Step Up Collection, Incentivise Consumers and Link WEEE with Ecodesign, Echoes EuRIC’s E-waste Recycling Event

On 3 June, EuRIC’s e-waste recycling event “Plug into sustainability: E-waste recycling”, brought together around 100 participants and various stakeholders to address the challenges in advancing circularity in electronic waste and chart the way forward for increased material recovery in the EU.

Tess Pozzi, Chair of EuRIC’s WEEE working group and Head of EU Public Affairs at Derichebourg Environnement, kicked off the meeting by emphasising the need for ambitious policies to increase the use of recycled materials in new products on the EU Market. Aurel Ciobanu-Dordea, the European Commission’s Circular Economy Director (DG ENV), highlighted the potential of the circular economy to enhance EU competitiveness, security, strategic autonomy, and decarbonisation. “Geopolitical actors with control of CRM resources have tried and are actively weaponising them”, he noted.

Ioannis Bakas, circular economy monitoring expert at the European Environment Agency (EEA), identified the need for more binding, target-oriented policies, value chain-specific strategies, high-quality recycling, strong demand, and safe and sustainable-by-design products.

The first panel on the role of e-waste in a circular economy featured Fanny Rateau (ECOS), Pascal Leroy (WEEE Forum), Korrina Hegarty (APPLiA), Ulf Arnesson (Stena Metalls), John Wante (Belgian Federal Ministry of Environment), and Dr. Annett Linemann (H.B Fuller/FEICA). They called for enhanced and increased collection, including while products are still repairable, prevention of illegal e-waste exports, better dialogue between recyclers and manufacturers, consumer incentives, easier product disassembly and longer lifespan, and technologically neutral legislation.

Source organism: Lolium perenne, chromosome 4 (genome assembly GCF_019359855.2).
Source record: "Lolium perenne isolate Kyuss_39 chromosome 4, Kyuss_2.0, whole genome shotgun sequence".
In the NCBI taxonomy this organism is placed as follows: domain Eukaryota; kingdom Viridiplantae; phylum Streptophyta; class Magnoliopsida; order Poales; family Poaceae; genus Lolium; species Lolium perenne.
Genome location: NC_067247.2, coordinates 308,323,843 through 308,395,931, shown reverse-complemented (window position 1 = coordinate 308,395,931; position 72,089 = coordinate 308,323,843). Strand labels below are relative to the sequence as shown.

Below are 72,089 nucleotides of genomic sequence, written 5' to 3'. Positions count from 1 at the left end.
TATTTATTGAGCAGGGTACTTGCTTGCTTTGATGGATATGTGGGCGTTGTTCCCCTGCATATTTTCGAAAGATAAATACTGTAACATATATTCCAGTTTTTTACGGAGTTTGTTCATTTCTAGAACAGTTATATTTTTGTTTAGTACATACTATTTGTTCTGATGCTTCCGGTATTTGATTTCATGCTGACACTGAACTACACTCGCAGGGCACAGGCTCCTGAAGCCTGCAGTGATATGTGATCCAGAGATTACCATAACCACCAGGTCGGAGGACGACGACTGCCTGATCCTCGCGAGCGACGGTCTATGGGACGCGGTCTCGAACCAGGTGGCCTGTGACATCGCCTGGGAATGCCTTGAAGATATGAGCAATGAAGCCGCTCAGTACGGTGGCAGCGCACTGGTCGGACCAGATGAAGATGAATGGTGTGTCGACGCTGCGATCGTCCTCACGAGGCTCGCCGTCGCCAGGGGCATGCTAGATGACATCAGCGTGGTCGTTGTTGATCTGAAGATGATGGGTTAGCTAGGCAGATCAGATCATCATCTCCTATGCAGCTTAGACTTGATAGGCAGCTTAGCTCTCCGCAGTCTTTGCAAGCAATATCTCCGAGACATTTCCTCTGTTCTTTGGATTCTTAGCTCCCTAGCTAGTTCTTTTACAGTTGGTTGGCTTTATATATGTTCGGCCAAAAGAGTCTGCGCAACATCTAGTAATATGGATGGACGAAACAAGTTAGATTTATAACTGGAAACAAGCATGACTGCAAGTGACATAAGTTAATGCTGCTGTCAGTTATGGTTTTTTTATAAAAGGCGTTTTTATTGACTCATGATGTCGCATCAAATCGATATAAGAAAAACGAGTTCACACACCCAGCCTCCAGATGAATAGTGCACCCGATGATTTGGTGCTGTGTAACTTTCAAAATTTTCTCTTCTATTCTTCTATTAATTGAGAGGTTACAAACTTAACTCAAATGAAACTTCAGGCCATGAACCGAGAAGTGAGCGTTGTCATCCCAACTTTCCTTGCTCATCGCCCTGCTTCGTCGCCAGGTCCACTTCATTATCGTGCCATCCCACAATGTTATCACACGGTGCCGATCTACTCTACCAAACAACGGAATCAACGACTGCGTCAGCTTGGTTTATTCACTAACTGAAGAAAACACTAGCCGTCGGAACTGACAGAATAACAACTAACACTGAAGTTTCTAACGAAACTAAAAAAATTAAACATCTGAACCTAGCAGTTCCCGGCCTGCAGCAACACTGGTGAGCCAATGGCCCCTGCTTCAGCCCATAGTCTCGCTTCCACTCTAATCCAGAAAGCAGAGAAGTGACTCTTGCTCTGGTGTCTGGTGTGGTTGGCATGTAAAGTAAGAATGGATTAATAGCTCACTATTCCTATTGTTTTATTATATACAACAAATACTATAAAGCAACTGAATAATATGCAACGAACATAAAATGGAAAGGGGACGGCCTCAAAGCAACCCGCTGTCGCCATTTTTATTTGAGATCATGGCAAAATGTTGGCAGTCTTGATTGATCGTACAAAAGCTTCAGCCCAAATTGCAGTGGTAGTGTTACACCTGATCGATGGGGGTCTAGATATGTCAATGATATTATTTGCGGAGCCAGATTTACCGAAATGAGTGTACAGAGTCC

“We should be considered as producers of recycled raw materials, not just recyclers,” urged Christian Winkler(Remondis Electrorecycling), presenting the high-quality output material that the recycling industry is able to produce due to continuous investments.

The second panel discussion on closing the loop in the e-plastics value chain featured Laura Baillargeon (EU Commission, DG Grow), Pablo Leon (Sostenplas), Federico Magalini(Dss+) and Judit Guerra-Falcon (Plastics Europe). They stressed the need for a concrete methodology for recycled content targets, thorough assessments before decisions, a level playing field with foreign actors, addressing export challenges posed by the new waste shipment rules, and ways to create resilient supply chains for plastics.

The DG Grow official outlined the challenges for recycled plastic in Europe, including competition with virgin plastics, cheaper imported recycled plastics, and the competitiveness of the EU plastic recycling industry. She also called for a reality check to ensure new EU measures are feasible and profitable for recyclers.

EuRIC extends its gratitude to all speakers for their valuable insights, to our moderator for facilitating the discussions, and to participants from all the different sectors, including recyclers, EPR schemes, NGOs, electronics manufacturers, research bodies, and EU officials. The event sent a strong message: e-waste recycling and ecodesign must go hand-in-hand. To achieve e-waste circularity, incentives for recyclers, consumer empowerment, and a legal framework with fit-for-purpose targets and provisions that ensure a level playing field and drive demand for recycled materials within the EU are necessary.

Source: EuRIC (Brussels, June 6, 2024)